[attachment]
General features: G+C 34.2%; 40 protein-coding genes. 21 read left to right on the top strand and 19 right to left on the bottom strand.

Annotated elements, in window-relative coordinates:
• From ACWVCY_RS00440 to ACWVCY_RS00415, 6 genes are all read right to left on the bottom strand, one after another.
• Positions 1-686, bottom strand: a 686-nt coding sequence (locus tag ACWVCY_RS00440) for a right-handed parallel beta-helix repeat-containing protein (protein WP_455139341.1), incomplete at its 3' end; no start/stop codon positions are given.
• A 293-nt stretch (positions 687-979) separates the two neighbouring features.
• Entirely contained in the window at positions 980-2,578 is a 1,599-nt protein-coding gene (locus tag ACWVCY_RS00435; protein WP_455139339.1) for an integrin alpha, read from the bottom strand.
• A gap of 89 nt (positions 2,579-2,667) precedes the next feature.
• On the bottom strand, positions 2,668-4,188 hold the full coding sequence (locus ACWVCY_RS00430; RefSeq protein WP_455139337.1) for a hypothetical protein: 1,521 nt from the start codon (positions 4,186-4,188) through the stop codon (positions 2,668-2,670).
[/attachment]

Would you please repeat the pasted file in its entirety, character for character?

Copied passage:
General features: G+C 34.2%; 40 protein-coding genes. 21 read left to right on the top strand and 19 right to left on the bottom strand.

Annotated elements, in window-relative coordinates:
• From ACWVCY_RS00440 to ACWVCY_RS00415, 6 genes are all read right to left on the bottom strand, one after another.
• Positions 1-686, bottom strand: a 686-nt coding sequence (locus tag ACWVCY_RS00440) for a right-handed parallel beta-helix repeat-containing protein (protein WP_455139341.1), incomplete at its 3' end; no start/stop codon positions are given.
• A 293-nt stretch (positions 687-979) separates the two neighbouring features.
• Entirely contained in the window at positions 980-2,578 is a 1,599-nt protein-coding gene (locus tag ACWVCY_RS00435; protein WP_455139339.1) for an integrin alpha, read from the bottom strand.
• A gap of 89 nt (positions 2,579-2,667) precedes the next feature.
• On the bottom strand, positions 2,668-4,188 hold the full coding sequence (locus ACWVCY_RS00430; RefSeq protein WP_455139337.1) for a hypothetical protein: 1,521 nt from the start codon (positions 4,186-4,188) through the stop codon (positions 2,668-2,670).